It was no big surprise Fabio Capello quit the England manager's job, but the fact is he had to go to prevent a major split within the team.
We all knew Capello was going after Euro 2012 but he felt undermined by the decision made by the Football Association to take the captaincy off John Terry.
I have a little bit of sympathy for him there because he found himself in a mess which was far more serious than a football issue.
The Crown Prosecution Service has decided that Terry has a case to answer for alleged racist abuse of Anton Ferdinand, a case that is not going to be decided until after the tournament.
The four or five black players in the England squad rightly had an issue with their captain and what he's accused of, and I don't blame them.
I'm not sure that Capello, whose English was patchy at best, quite knew the severity of the charges, but someone had to take the captaincy away from Terry, for the sake of dressing-room harmony as well as the commercial reasons which undoubtedly influenced the decision.
That's just one more problem to add to England's many issues which prevent the team doing well in tournaments.
I saw how England worked when I played for the national team.
You have a deeply divided camp, with club rivalries rife.
You have players with big egos wanting to be the main man. They cut their own commercial and book deals, they leak stories to favoured journalists knowing that they will get a better press in return.
It's always about the individual, never the team.
England could appoint Barcelona's Pep Guardiola or Real Madrid's Jose Mourinho as the manager to replace Capello and it still wouldn't work out.
The job of England manager is an impossible one, where expectations are unrealistically high and the media have far too much say.
If the manager doesn't do as they want then he is absolutely slaughtered by journalists who are less qualified than the coach to do the job.
Reputations are easily damaged and destroyed when you are the England manager. Managers get swayed and eventually toppled by the barrage of negative press. It happens time and time again and nothing will change.
Over-expectation is another problem. The media whip up the English to believe that they have a genuine chance of winning every major tournament they qualify for - which isn't even every major tournament.
When that fails to happen, there's a huge backlash and the manager is ridiculed.
Graham Taylor was pictured as a turnip, while my old coach Steve McClaren was called "the wally with a brolly".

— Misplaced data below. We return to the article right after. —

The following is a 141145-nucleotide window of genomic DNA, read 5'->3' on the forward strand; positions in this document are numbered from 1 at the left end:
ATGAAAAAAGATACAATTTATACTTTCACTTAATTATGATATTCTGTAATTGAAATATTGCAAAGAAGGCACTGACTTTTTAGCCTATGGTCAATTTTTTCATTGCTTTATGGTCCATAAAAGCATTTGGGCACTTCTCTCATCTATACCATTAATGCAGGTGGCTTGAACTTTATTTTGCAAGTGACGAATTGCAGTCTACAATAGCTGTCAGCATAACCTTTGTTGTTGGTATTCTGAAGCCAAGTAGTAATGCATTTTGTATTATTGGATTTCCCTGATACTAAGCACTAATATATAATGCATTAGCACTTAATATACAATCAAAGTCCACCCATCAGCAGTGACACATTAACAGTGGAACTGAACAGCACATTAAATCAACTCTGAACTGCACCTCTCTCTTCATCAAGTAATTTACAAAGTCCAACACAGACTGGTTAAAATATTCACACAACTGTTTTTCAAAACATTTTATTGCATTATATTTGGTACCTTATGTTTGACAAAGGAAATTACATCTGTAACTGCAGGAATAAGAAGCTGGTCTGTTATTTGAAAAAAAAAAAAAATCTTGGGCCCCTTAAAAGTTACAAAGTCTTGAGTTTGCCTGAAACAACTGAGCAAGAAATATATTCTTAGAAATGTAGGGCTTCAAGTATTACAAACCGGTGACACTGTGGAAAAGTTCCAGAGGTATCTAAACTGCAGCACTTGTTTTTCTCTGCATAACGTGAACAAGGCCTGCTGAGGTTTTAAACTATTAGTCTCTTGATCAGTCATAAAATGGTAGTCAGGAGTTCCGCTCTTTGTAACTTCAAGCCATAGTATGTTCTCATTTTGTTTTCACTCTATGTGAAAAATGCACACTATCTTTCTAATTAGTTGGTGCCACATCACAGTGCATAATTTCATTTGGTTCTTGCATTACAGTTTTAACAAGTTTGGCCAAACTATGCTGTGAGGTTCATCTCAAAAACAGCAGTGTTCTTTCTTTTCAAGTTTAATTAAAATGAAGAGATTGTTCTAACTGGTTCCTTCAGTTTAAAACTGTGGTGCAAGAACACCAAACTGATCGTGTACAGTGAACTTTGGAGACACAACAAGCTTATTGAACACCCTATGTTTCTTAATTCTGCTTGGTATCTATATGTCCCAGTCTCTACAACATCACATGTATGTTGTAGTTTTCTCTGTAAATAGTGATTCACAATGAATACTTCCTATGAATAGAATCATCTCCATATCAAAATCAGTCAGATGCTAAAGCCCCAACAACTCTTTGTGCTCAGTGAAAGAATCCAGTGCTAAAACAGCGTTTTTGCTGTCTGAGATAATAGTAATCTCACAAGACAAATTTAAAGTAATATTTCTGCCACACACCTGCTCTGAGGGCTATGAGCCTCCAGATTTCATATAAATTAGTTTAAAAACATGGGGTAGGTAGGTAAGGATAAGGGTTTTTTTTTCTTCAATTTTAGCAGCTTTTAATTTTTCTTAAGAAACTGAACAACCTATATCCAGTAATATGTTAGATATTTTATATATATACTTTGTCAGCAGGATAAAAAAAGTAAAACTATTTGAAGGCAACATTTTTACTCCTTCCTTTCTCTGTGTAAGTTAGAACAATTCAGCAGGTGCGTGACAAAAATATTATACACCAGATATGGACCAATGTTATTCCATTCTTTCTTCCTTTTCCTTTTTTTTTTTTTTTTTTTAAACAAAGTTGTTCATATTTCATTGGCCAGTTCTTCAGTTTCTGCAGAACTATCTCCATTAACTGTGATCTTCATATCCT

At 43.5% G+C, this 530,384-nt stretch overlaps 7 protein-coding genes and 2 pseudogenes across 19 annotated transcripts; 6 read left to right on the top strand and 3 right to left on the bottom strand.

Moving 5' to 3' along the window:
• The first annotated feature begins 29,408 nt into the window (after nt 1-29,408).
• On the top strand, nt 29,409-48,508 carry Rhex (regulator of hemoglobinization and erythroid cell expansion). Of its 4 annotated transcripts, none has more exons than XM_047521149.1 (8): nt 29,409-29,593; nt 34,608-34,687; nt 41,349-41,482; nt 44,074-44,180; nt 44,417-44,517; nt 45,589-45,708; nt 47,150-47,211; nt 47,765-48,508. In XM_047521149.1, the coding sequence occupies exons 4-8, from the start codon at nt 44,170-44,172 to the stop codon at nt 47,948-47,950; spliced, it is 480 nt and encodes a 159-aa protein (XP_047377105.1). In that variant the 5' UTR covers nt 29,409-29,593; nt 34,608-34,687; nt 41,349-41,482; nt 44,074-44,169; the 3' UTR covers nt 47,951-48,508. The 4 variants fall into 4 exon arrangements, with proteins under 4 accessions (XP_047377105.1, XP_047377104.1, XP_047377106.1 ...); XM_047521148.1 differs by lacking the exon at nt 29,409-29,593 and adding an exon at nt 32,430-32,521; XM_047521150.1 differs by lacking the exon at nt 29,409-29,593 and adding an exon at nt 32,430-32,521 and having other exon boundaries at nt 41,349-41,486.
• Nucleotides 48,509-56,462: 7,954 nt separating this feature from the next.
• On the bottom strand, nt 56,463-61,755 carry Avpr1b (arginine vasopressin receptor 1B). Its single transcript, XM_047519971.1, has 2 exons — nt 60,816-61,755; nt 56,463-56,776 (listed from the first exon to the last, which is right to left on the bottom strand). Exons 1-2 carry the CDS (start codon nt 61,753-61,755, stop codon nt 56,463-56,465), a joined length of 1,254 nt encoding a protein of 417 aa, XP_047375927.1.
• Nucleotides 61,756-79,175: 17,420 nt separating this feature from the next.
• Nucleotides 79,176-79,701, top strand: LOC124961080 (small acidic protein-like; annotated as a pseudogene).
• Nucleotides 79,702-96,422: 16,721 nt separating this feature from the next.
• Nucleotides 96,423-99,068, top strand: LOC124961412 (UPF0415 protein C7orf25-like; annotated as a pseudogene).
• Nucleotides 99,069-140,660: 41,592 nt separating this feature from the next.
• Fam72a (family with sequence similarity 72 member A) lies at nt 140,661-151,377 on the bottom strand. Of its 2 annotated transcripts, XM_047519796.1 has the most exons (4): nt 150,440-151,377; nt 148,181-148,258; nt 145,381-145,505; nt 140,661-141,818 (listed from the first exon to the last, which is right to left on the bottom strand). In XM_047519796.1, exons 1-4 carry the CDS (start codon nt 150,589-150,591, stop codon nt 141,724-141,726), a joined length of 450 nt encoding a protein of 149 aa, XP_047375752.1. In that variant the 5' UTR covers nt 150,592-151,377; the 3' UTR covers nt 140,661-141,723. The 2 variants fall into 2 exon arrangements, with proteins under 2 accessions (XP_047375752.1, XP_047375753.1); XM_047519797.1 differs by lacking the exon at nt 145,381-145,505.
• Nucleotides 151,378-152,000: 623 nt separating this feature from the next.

That was unfair. McClaren is a very good coach who helped Manchester United win the treble, yet his reputation was destroyed when he had the England job. The over-expectation comes from the fact that England once won the World Cup in 1966.
So people who live in the past think that England should be competing with Spain or Brazil or Germany, despite these countries having far superior players, tactics and a genuine team ethos
There's also an arrogance because England was where football started. I'm sorry, but that counts for nothing in the present.
And the Premier League is widely regarded as the best league in the world. Fans see the planet's best players every week and become accustomed to high standards. They see English teams do well in Europe and think that the England team should do the same in international tournaments, as if it's a divine right. It isn't.
Other countries produce better footballers than England, that's why there are so few English players in the Premier League.
It doesn't matter who you have in charge, a manager can only work with the players he has. Nobody expects Aston Villa or Everton to win the Premier League with their players, so why do people expect England to win the World Cup or European championships.
Harry Redknapp, the Tottenham Hotspur manager, is now the favourite to take charge. He's a good manager, but he's won one trophy in 25 years in management.
But the media love him because he keeps them sweet, just like my old boss Terry Venables did.
He makes the journalists feel like they are in the know and appeals to their egos.
If he gets the job then it will start with a love in, before the knives are slowly sharpened and then brought out when England don't manage to beat Spain or Brazil.
The media really do have a lot to answer for when it comes to the England manager.
The whole thing is a circus and I can understand why a lot of fans of clubs, especially those not in London, have very little interest in the England national team.
Capello is 65, but I'm sure he will want to return to football to prove what an excellent coach he is. And prove that the coach isn't the problem with England, but the whole national team set up.
Andrew Cole's column is written with the assistance of European football correspondent Andy Mitten.